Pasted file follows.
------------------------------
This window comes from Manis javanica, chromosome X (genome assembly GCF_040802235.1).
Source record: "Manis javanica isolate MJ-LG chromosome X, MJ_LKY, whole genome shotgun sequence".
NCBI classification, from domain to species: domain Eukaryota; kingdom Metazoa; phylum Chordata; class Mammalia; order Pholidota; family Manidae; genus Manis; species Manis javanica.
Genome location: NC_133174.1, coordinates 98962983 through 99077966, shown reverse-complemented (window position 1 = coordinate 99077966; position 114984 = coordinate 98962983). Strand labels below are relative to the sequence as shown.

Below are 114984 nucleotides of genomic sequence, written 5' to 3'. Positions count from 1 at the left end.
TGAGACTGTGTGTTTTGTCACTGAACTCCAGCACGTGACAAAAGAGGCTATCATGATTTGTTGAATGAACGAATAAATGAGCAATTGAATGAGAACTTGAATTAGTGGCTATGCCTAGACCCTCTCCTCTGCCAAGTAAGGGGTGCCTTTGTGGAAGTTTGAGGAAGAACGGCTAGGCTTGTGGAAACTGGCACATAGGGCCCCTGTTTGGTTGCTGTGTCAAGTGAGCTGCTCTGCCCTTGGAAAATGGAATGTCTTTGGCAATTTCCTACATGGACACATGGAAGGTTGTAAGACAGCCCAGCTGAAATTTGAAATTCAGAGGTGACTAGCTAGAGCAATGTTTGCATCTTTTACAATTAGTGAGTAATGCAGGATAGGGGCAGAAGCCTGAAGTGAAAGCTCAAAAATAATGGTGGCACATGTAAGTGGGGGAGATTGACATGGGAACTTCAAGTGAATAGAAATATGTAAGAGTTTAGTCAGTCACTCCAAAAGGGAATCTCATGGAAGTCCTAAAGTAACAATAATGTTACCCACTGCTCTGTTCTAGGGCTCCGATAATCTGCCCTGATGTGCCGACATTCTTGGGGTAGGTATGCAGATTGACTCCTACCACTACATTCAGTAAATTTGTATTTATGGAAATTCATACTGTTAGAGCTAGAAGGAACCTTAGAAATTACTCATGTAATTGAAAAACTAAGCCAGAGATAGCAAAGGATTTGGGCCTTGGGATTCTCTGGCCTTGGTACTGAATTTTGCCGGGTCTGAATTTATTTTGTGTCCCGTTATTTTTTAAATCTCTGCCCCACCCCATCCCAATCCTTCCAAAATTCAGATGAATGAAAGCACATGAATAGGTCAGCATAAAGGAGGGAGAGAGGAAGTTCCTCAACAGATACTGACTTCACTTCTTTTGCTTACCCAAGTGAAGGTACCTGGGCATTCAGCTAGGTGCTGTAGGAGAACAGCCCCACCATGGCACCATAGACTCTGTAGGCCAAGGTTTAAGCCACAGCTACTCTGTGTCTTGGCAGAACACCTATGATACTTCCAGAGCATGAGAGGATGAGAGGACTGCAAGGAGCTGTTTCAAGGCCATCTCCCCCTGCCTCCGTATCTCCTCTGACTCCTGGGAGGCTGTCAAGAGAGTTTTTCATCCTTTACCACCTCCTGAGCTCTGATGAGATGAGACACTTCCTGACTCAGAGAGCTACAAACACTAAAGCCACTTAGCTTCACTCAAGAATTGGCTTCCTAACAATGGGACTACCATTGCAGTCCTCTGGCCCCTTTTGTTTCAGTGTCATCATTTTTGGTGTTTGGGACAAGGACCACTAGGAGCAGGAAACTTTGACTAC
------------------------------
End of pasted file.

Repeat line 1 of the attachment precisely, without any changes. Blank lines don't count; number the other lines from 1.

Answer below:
This window comes from Manis javanica, chromosome X (genome assembly GCF_040802235.1).